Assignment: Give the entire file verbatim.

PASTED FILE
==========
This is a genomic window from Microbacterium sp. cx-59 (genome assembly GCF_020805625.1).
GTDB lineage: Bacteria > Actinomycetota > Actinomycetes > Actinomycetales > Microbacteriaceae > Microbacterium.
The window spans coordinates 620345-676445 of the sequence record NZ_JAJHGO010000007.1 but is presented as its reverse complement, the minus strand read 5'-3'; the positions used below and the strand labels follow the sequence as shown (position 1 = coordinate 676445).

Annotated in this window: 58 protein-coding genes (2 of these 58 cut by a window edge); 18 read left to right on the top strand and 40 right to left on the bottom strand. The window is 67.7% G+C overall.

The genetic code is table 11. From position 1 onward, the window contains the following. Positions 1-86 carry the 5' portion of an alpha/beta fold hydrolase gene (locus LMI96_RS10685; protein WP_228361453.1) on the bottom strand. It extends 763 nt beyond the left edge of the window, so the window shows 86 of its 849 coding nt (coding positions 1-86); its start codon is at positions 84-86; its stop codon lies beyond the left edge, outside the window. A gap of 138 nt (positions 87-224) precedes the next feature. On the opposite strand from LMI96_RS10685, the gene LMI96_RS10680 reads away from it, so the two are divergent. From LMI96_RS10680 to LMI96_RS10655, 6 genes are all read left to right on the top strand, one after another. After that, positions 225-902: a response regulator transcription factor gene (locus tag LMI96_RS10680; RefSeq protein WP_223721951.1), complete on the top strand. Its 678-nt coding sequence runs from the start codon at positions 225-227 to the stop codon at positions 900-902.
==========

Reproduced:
This is a genomic window from Microbacterium sp. cx-59 (genome assembly GCF_020805625.1).
GTDB lineage: Bacteria > Actinomycetota > Actinomycetes > Actinomycetales > Microbacteriaceae > Microbacterium.
The window spans coordinates 620345-676445 of the sequence record NZ_JAJHGO010000007.1 but is presented as its reverse complement, the minus strand read 5'-3'; the positions used below and the strand labels follow the sequence as shown (position 1 = coordinate 676445).

Annotated in this window: 58 protein-coding genes (2 of these 58 cut by a window edge); 18 read left to right on the top strand and 40 right to left on the bottom strand. The window is 67.7% G+C overall.

The genetic code is table 11. From position 1 onward, the window contains the following. Positions 1-86 carry the 5' portion of an alpha/beta fold hydrolase gene (locus LMI96_RS10685; protein WP_228361453.1) on the bottom strand. It extends 763 nt beyond the left edge of the window, so the window shows 86 of its 849 coding nt (coding positions 1-86); its start codon is at positions 84-86; its stop codon lies beyond the left edge, outside the window. A gap of 138 nt (positions 87-224) precedes the next feature. On the opposite strand from LMI96_RS10685, the gene LMI96_RS10680 reads away from it, so the two are divergent. From LMI96_RS10680 to LMI96_RS10655, 6 genes are all read left to right on the top strand, one after another. After that, positions 225-902: a response regulator transcription factor gene (locus tag LMI96_RS10680; RefSeq protein WP_223721951.1), complete on the top strand. Its 678-nt coding sequence runs from the start codon at positions 225-227 to the stop codon at positions 900-902.